Electric mobility is emerging as a major market segment for rechargeable batteries. Therefore, Europe is witnessing an unprecedented demand for battery raw materials, such as lithium, nickel, cobalt, copper, and graphite. For that reason, accurate forecasts for raw materials future demand, as well as their stockpiling in vehicles and stationary energy storage applications, and eventual availability for recycling are vital information for several actors in the European battery value chain. Therefore, researchers from the Life Cycle Engineering (LCE) research group and SIM² – KU Leuven developed in the framework of the SiDrive H2020 project (https://sidrive2020.eu/) a dynamic model to forecast the flow of vehicle batteries through the different lifecycle stages providing valuable insights on the degree that different factors influence the waste stream recycling potential and the contribution of secondary supply to future demands. The work was published in Waste Management.
Exploratory sales scenarios
Several R&D projects across the globe are working on the development of novel battery technologies that are well suited for electric mobility. The new battery technologies are at different TRL levels and future raw material demands will depend on the commercialisation dates of these technologies. Thus, the authors build exploratory sales scenarios for the share of battery technologies in future sales.
New forecasting model and novel sensitivity analysis framework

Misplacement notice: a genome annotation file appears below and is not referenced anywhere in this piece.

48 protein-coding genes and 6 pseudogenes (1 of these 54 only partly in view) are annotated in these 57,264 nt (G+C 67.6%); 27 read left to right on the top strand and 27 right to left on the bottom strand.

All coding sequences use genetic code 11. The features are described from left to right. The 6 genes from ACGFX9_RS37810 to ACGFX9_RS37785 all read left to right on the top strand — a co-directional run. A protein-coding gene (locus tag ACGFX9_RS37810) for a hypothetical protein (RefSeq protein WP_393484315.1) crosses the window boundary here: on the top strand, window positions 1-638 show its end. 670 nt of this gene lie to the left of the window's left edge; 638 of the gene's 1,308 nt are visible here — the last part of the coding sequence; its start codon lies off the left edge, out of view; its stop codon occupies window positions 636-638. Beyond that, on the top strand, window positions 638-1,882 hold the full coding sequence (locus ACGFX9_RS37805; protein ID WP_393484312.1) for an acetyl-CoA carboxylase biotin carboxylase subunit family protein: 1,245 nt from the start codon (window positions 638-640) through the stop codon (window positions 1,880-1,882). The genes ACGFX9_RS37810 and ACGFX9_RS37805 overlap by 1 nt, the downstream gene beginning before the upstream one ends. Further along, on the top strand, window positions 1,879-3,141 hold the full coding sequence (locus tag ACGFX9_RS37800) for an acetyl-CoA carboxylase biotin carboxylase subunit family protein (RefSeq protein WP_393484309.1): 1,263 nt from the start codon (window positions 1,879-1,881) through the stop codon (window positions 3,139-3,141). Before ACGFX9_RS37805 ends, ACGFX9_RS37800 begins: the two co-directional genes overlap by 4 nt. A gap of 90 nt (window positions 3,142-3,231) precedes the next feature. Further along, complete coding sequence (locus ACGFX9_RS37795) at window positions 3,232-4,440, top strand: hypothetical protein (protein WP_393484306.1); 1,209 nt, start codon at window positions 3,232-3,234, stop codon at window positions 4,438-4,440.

The authors present a new forecasting model where the battery lifetime is modelled by two independent parametric distributions for vehicle use and second use, for example in residential energy storage units. Then, Monte Carlo simulations are used to evaluate the likelihood of secondary material availability or oversupply. Finally, the sobol sensitivity analysis is used to attribute the variance in estimates for the waste stream recycling potential to the model’s input variables.
Scenario results suggest that the battery recycling market size will be one third of the sales in 2040 and that batteries from electrical vehicles can provide 10% of the European grid storage capacity demands.
On the one hand, baseline scenarios forecast that recycled material may match 50% of the sector’s demand for nickel, graphite, and cobalt, and 20% for lithium and copper. On the other hand, scenarios considering the early commercialisation of cobalt-free technologies forecast an excess supply of recycled nickel, cobalt, and graphite, whereas these materials could also find applications in other European sectors.
The sobol sensitivity analysis indicates that the share of novel battery technologies in future sales is to have the strongest influence on the waste stream recycling potential, followed by the battery lifetime in vehicle use and the market size of second use of vehicle batteries.
Further investigations on opportunities of open-loop recycling of battery materials indicate that for nickel, cobalt, copper, and graphite, other applications could be found when closed-loop recycling for reapplication in batteries proves to be technically infeasible or not economically viable.
However, for lithium the demand by other market segments is minimal, whereas the demand for the electric mobility segment is expected to continue to grow. Hence, the large-scale lithium recycling has, due to the forecasted growing demand, a significant potential to increase the sustainability of battery production. However, this is only valid if lithium can be recycled in a closed loop for reapplication in batteries.
Full reference of paper
Abdelbaky, M., Peeters, J., & Dewulf, W. (2021). On the influence of second use, future battery technologies, and battery lifetime on the maximum recycled content of future electric vehicle batteries in Europe. Waste Management, 125, 1-9. https://doi.org/10.1016/j.wasman.2021.02.032
LCE research group